Let's know about Disease

Scientists have long been puzzled by the fact that, across the North American continent, wolves tend to change their coat color

While in the Arctic Canada and other northern areas wolves tend to be grey, in the south, most of them are black.

Now, a team of researchers led by the University of Oxford has found that patterns of infectious diseases can drive coat coloring in wolf populations.

Coat color in wolves is determined by a gene called CPD103: depending on the variant of this gene that a specific wolf has, its coat can be either grey or black.

By examining 12 wolf populations in North America, the scientists found that this gene also plays a major role in protecting against respiratory diseases such as the canine distemper virus disease.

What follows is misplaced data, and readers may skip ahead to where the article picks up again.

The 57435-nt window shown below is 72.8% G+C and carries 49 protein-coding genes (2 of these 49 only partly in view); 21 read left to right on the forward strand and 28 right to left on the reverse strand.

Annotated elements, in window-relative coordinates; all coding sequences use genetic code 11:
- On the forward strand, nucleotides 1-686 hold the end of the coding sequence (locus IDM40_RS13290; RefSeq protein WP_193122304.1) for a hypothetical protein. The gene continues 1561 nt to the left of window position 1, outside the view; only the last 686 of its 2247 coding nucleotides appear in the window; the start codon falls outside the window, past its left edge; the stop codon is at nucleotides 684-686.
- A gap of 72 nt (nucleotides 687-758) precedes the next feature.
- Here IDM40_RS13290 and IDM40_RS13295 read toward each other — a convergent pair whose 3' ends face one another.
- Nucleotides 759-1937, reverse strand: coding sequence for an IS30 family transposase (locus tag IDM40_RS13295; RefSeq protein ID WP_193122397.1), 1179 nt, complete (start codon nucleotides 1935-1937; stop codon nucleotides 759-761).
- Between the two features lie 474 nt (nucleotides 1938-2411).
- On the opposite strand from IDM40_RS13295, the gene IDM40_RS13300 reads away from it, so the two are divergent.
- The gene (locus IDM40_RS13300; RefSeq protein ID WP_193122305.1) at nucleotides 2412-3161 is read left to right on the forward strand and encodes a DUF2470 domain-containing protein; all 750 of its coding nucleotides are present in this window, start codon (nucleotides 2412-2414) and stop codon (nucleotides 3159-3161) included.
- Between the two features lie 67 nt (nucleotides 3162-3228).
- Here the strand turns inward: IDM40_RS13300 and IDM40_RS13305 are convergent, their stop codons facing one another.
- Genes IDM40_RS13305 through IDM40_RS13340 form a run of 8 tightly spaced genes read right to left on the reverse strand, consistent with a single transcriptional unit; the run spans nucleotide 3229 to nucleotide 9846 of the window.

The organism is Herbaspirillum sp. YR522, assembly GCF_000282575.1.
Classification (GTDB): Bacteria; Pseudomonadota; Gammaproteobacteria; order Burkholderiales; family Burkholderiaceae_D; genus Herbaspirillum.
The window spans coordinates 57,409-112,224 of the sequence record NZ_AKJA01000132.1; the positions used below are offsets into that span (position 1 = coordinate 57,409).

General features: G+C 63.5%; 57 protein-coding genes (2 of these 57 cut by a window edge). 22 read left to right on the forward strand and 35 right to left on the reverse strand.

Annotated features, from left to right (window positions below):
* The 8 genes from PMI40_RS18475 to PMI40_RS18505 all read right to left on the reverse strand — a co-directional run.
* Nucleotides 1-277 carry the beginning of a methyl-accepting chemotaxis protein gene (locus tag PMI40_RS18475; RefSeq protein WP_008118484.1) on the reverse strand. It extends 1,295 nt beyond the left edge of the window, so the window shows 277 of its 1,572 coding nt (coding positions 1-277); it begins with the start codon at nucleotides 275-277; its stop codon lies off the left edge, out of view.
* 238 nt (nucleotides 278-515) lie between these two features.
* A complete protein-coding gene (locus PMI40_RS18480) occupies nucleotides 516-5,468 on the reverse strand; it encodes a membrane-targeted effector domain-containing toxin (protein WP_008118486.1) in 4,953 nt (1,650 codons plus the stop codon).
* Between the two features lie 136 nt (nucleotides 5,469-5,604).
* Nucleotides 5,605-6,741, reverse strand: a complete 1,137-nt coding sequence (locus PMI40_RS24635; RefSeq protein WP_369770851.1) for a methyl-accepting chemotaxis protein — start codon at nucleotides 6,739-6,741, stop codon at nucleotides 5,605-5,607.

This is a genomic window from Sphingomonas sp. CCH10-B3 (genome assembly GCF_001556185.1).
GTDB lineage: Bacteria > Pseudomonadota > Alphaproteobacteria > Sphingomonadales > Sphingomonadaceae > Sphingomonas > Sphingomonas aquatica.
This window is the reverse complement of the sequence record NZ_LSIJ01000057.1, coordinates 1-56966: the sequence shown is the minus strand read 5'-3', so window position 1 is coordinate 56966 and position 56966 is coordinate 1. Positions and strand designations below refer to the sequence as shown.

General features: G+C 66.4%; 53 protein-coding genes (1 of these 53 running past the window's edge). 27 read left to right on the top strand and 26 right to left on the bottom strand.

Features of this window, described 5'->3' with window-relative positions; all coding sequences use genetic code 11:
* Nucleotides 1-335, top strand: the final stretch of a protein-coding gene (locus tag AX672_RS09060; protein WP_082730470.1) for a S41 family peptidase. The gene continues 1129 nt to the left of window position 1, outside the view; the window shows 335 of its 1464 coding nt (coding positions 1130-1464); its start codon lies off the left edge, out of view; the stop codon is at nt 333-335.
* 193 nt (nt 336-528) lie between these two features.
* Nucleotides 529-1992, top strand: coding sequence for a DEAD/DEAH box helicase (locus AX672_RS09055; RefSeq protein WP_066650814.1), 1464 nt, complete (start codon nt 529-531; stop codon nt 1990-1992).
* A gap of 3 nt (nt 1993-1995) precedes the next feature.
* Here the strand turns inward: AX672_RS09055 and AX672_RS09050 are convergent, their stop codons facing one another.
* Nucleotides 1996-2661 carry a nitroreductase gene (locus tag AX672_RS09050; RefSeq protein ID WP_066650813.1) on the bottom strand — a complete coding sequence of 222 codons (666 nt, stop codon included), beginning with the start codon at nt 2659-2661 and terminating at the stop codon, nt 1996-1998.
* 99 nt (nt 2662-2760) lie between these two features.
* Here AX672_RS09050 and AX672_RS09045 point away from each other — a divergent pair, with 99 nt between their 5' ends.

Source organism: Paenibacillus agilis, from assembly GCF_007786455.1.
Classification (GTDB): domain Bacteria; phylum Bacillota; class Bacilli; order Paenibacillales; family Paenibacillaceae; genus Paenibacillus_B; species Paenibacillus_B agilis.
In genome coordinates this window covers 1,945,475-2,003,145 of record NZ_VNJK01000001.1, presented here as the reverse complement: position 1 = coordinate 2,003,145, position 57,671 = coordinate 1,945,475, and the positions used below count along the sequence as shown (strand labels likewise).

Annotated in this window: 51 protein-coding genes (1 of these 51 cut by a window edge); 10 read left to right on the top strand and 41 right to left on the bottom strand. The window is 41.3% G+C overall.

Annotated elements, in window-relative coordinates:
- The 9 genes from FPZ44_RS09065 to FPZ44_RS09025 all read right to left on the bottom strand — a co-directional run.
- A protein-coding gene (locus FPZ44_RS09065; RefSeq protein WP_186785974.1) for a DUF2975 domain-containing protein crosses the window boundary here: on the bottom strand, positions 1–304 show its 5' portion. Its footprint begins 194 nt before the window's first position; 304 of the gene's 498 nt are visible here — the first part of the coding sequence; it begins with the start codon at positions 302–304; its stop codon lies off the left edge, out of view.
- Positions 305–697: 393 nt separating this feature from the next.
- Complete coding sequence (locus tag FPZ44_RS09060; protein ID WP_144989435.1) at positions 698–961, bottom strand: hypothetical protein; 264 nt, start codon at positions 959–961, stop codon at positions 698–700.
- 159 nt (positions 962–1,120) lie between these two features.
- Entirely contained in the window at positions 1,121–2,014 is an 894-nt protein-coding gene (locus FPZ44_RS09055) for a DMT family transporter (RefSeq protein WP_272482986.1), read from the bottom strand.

The analyses revealed that most of the black wolves had CDV antibodies (suggesting that they contracted the disease in the past and survived)

That this coloring was more frequent in areas where CDV outbreaks occurred.

Thus, black wolves appeared to be more likely to survive CDV outbreaks compared to grey wolves.

By analyzing 20 years-worth of data from the wolf population at the Yellowstone National Park, the scientists found that

In areas where CDV outbreaks occur, wolves would often choose mates of the opposite color in order to maximize the chance that their cubs would have black coats.

According to the scientists, other animal species – such as insects, amphibians, birds, and some non-human mammals

May also have evolved associations between color patterns and disease resistance, leading them to conclude that the presence of a disease

The frequency of disease outbreaks, are major factors affecting the color of mate an animal prefers.

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